|Life's a breeze: Members of Chau Ngoc Long's family are happy in their work. — VNS Photos Phan Minh
|Food for thought: Hon Co islanders also raise other sea products like oysters. Aquaculture has brought about a better life for the residents.
The families of drug users find that rehabilition only works if the recovering addict can find work. An alternative is to move to an island, as Ngoc Nga
Nguyen Van Kiem and Nguyen Thi Yen's small raft on Hon Co Island in the northern province of Quang Ninh resounds with the happy laughter of children playing with their puppies. Slowly sipping his hot tea, Kiem says sombrely: "Just a few years ago, my family never dreamed of having such happiness."
Kiem used to be a soldier and his wife a primary school teacher. While the small family was living in harmony, their son, Tran Van Hung, was discovered to be a drug addict. Worse still, after returning from a rehabilitation centre, Hung was diagnosed with HIV. The old couple did not know what to do besides painfully observe their dear son's spirit gradually deteriorate. Then one member of the Van Hoa Club suggested they encourage their son to move to Hon Co Island to start over with life.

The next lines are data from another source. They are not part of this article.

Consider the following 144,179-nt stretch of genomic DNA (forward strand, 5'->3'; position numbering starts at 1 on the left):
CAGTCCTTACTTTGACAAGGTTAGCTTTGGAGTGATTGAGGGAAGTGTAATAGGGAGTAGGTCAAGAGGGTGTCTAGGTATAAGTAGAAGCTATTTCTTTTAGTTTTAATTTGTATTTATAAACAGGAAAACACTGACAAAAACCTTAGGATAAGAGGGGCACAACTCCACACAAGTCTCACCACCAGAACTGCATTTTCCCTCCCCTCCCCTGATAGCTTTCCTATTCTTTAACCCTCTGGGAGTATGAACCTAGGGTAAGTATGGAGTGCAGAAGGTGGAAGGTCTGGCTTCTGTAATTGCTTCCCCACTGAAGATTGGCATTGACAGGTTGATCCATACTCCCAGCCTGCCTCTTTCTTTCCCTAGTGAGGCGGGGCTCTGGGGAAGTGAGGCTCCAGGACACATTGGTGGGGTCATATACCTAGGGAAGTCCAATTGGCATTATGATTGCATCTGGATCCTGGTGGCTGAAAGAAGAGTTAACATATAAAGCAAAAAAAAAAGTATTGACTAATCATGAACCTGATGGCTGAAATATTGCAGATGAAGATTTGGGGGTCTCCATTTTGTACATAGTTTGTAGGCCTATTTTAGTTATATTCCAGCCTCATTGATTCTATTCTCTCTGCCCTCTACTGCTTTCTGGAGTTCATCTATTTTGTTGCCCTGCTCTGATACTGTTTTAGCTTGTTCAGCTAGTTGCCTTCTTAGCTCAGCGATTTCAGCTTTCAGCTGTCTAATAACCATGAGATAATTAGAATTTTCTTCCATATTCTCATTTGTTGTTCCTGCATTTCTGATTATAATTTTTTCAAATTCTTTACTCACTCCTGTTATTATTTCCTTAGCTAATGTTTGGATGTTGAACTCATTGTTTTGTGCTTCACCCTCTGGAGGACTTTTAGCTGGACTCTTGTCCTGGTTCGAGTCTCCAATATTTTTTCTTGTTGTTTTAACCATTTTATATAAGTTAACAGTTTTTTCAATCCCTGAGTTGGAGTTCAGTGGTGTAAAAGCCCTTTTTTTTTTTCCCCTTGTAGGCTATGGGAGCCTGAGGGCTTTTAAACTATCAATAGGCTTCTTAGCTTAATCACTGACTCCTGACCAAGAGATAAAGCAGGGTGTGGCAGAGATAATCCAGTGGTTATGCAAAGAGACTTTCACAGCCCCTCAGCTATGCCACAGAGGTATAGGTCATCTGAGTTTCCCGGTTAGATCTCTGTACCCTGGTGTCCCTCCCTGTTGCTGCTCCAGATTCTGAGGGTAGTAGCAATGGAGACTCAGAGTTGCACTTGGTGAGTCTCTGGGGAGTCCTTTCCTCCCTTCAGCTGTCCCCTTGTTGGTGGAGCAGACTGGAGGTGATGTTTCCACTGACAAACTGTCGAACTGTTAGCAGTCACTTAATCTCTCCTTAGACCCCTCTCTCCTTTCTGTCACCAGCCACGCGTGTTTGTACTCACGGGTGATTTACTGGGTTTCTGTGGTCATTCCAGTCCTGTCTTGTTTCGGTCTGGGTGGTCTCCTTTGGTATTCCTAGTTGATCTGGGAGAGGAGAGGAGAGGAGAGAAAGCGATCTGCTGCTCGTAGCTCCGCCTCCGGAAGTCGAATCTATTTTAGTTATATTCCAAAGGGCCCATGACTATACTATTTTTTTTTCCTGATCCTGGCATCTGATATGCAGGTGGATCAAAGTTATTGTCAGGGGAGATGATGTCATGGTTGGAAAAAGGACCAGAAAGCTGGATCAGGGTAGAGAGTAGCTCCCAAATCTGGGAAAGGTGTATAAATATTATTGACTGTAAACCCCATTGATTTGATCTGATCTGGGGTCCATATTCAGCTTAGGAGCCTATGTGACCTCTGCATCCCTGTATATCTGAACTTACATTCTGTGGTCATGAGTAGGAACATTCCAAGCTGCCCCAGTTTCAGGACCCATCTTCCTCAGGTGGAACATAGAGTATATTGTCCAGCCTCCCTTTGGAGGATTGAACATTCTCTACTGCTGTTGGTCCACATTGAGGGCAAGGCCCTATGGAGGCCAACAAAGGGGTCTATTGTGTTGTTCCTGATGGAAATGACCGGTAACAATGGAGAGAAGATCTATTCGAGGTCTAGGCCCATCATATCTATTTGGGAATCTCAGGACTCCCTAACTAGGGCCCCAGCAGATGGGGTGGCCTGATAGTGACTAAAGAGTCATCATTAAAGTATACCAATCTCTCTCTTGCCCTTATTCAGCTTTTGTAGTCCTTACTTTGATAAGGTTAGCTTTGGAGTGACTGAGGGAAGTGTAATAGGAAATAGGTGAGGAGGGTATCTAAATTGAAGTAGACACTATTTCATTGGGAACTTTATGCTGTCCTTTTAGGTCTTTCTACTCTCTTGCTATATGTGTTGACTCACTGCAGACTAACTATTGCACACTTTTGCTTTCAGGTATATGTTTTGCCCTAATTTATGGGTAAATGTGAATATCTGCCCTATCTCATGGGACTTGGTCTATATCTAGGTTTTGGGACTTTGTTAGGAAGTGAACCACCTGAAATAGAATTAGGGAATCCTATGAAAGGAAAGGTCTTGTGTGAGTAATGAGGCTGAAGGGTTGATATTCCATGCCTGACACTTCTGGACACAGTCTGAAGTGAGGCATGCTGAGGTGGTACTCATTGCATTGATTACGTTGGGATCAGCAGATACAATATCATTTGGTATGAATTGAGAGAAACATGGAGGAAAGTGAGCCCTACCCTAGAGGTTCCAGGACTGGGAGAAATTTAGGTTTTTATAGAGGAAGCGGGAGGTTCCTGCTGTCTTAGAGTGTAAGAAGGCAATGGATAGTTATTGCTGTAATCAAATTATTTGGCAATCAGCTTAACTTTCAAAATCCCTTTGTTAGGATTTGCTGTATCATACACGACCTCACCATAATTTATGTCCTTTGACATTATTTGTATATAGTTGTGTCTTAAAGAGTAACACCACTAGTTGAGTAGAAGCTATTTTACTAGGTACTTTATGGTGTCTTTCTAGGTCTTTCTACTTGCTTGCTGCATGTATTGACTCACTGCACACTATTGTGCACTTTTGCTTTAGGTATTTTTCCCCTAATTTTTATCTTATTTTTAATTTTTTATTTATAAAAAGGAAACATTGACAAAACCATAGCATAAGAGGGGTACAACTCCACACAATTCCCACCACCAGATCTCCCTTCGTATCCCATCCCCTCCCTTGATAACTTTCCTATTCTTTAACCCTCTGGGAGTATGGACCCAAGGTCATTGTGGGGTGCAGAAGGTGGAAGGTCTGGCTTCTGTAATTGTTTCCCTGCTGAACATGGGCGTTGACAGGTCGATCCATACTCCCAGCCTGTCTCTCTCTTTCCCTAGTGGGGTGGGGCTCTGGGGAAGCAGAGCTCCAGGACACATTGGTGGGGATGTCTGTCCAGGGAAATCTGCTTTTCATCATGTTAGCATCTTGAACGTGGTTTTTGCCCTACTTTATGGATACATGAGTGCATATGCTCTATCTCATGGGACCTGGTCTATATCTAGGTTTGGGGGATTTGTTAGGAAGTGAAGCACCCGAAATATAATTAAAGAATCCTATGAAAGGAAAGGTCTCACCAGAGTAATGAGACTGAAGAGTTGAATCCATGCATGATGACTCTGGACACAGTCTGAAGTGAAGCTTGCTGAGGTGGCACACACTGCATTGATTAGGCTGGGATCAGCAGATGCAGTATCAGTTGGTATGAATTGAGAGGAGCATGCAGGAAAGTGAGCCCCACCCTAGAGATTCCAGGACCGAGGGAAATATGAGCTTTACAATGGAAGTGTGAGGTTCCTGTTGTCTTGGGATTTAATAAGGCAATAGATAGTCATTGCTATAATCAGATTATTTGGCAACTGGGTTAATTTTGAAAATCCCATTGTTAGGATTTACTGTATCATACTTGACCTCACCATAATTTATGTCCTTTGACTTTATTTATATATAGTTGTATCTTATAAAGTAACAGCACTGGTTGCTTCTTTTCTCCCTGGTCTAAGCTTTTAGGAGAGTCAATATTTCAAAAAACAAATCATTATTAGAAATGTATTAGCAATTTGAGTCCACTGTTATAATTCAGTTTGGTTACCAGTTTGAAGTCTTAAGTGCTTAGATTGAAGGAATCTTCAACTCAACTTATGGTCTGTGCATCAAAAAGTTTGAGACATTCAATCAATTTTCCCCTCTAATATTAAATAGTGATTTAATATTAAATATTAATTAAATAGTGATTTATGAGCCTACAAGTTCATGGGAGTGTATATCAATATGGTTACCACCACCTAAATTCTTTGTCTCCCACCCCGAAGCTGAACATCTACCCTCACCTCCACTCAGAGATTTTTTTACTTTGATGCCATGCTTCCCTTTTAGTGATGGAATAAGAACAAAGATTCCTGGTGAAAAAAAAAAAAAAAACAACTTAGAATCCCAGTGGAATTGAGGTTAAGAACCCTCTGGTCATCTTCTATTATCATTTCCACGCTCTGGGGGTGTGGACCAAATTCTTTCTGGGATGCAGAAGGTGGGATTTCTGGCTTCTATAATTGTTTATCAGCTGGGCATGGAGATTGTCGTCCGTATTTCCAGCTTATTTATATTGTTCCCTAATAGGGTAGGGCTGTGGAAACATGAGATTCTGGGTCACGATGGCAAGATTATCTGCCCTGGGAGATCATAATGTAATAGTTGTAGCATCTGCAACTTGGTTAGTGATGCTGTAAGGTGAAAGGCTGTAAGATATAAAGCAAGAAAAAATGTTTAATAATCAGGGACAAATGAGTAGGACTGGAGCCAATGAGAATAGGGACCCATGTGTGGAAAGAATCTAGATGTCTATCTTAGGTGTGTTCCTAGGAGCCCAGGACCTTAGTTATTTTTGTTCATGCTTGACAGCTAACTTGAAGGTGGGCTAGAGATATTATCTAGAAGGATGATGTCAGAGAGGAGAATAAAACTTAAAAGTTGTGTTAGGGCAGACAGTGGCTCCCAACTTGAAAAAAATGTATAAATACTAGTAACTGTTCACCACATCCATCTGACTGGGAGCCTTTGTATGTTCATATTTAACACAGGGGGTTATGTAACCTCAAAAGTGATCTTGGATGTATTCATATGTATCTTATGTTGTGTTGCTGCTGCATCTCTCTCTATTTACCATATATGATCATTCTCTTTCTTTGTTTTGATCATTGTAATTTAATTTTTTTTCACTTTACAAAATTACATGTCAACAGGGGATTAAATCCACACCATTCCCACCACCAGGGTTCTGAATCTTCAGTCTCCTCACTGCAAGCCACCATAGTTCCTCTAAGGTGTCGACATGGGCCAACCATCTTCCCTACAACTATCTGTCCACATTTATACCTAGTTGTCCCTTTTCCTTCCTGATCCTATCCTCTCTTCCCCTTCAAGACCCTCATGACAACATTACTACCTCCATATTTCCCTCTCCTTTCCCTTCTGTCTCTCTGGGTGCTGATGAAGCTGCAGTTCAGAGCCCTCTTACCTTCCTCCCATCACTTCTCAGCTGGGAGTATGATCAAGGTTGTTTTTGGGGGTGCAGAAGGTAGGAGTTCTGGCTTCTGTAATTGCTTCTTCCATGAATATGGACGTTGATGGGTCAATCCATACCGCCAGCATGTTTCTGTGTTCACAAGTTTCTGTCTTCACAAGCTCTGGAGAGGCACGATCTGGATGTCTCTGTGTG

To support their son, Kiem and Yen closed their house on the mainland. At the age when they should be retired, they continued to accompany their son in making rafts to raise geoducks. The wind, waves and storm there do not frighten them as much as the "white storm" that used to sweep through their house on land.
Not wanting to let his parents down, Hung is dedicated to his work. The fruits of his labour is a property worth dozens of billion of dong. Everyday, Hung takes care of his geoducks, goes fishing and patiently undergoes treatment. Fortunately, his wife and child are not infected with HIV.
"The medicine has developed greatly. Who knows, one day I may recover completely," Hung says hopefully.
Kiem's family as well as other islanders are all members of the Van Hoa Club, an intervention project for HIV prevention in Quang Ninh Province. All are connected to someone who was once addicted to drugs.
"Not having stable jobs and being isolated, many relapse after rehabilitation," says Hoang Van Liem, chairman of the club.